Prime Minister Bohuslav Sobotka has announced that he is to step down as chairman of the Social Democratic Party on Thursday. He is to remain as head of government until after general elections in October. Mr. Sobotka made the announcement after a meeting of senior Social Democrat leaders on Wednesday evening. Deputy party chief Milan Chovanec, who is minister of the interior, will take over from Mr. Sobotka. At the same time, the outgoing chairman said he would recommend to senior party leadership that the minister of foreign affairs, Lubomír Zaorálek, head the party’s general election campaign in a move seen as attempting to reverse recent falls in the party’s opinion poll ratings. Mr. Chovanec said he expected the Social Democrats to hold an extraordinary congress after October’s elections to choose a new chairman. Bohuslav Sobotka, who is 45, became chairman of the Social Democrats in 2011.
The president of the European Commission, Jean-Claude Juncker, wants to speak to the Czech Republic’s commissioner, Věra Jourová, after she criticised the body’s decision to launch proceedings against the Czech Republic for rejecting refugee quotas. Czech Television reported the news on Wednesday, quoting a senior source in Brussels. Poland and Hungary will also face action over their refusal to take in compulsory numbers of refugees. The Czech prime minister, Bohuslav Sobotka, said on Tuesday that his government had already prepared arguments with which to defend its position before the European Commission.
The Czech Republic will file a complaint at the European Union Court of Justice against EU legislation on weapons by the middle of August. The minister of the interior, Milan Chovanec, said the government had approved the legal action on Wednesday. Prague says the EU’s amended guidelines making it harder to acquire weapons represent discrimination, as well as being disproportionate and unpractical. The move, which was approved by the European Parliament in March, is intended to curb terrorism. For his part, Mr. Chovanec argues that people with gun licenses should be able to use their weapons against terrorists.
The speaker of the Senate, Milan Štěch, has rejected an offer from František Čuba to stop taking a senator’s salary after failing to appear in the upper house since August last year. Mr. Čuba, who is 81, has been suffering from health problems. However, Mr. Štěch said the best solution would be for him to either resign from his seat or to go on official sick leave. The Senate speaker also said Mr. Čuba could continue to collect his salary and give it to charity. The head of Mr. Čuba’s Party of Civic Rights, Jan Velelba, said his colleague would like to remain an unpaid senator but operate only in his constituency. Under communism, Mr. Čuba headed a well-known collective farm for almost three decades.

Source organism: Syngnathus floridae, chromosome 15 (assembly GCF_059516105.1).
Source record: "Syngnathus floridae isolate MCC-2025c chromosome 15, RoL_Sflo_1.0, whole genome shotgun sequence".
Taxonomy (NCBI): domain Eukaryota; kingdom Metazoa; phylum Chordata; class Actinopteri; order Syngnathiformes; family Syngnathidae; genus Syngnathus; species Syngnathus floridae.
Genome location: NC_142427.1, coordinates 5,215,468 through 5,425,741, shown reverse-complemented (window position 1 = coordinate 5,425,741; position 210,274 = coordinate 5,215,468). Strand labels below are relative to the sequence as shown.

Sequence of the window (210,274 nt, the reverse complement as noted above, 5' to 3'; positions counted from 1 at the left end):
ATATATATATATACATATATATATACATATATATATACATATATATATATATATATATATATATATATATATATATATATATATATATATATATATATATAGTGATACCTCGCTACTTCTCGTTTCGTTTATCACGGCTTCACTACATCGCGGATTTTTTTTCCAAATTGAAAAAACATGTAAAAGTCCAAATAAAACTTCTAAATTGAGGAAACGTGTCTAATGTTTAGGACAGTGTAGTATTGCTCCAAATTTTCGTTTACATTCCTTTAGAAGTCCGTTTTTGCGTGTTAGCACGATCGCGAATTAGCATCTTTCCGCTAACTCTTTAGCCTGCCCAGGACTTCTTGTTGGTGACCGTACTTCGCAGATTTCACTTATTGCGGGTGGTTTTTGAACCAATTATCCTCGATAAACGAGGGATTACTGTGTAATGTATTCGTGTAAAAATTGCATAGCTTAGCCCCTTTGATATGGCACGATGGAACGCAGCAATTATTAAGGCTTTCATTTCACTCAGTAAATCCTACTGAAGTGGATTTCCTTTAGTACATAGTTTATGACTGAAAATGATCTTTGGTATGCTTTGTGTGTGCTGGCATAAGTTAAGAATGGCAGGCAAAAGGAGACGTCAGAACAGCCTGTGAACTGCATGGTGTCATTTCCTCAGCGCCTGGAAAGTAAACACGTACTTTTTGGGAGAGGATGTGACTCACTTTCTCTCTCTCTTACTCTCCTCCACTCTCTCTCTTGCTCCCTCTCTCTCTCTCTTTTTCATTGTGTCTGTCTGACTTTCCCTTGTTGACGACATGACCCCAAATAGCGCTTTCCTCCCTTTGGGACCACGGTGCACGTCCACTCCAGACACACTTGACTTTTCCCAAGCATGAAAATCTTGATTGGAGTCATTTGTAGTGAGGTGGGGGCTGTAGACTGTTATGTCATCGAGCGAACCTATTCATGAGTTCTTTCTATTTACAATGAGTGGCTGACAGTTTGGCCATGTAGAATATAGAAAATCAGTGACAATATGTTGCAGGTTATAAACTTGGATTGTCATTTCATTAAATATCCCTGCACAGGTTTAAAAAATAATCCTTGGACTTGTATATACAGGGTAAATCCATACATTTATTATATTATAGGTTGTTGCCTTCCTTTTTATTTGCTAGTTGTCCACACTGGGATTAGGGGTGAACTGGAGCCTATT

The leaders of the coalition partners have agreed a legislative agenda for the remainder of the government’s term of office. The head of the Social Democrats deputies group, Roman Sklenák, said that the coalition would not be putting forward previously discussed laws on insolvency, social housing or alimony assistance. He said 20 bills were ready for their third hearings and the government hoped to discuss up to 18 more. ANO deputies group head Jaroslav Faltýnek said the only first reading that his party might submit was on a register of contracts, which could go through an accelerated approval process. General elections are due in October.
The television station Sky Sport Italia has reported that the Czech striker Patrik Schick is set to join Juventus from Sampdoria on a five-year contract worth EUR 30.5 million. If confirmed, the deal would make the 21-year-old the second most expensive Czech footballer ever after Pavel Nedvěd, who also joined Juventus at a fee of EUR 38.5 million in 2001. Schick, who is expected to sign with Juventus after a medical in the coming days, scored 11 goals for Sampdoria last term in his first season in Italy.
The police are now investigating 180 people in connection with a case of alleged bribery of doctors by pharmaceuticals distributors, Mladá fronta Dnes reported on Wednesday. Representatives of two drugs companies are accused of giving money to doctors that the organised crime police say was for prescribing certain medicines. The doctors say that the money was a reward for conducting patient surveys and other forms of cooperation. To date charges have been filed against 34 people, the newspaper said.
The European Commission has decided to launch proceedings against the Czech Republic, Poland and Hungary for refusing to accept migrants allocated to them under a compulsory EU quota system. The news was announced by the commissioner for migration, home affairs and citizenship, Dimitris Avramopulos, in Strasbourg on Tuesday. The Czech Republic is adamant that it will not take part in the quota system, the country’s prime minister, Bohuslav Sobotka, told reporters. He said the Prague government had already prepared arguments with which to defend its position before the European Commission. Mr. Sobotka said the Czech Republic did not face any fines at present.
A new website launched on Tuesday by the Security Services Archive (www.mvu.ebadatelna.cz) allows the public access to information on the daily workings of the Communist-run Ministry of the Interior and an overview of key personnel in the StB secret police and their activities. Visitors will also be able to view records kept on a number of well-known figures at the website, which covers the period from 1969 until February 1990, when the StB was abolished. The archive is the Czech Republic’s main repository for communist-era secret police files.
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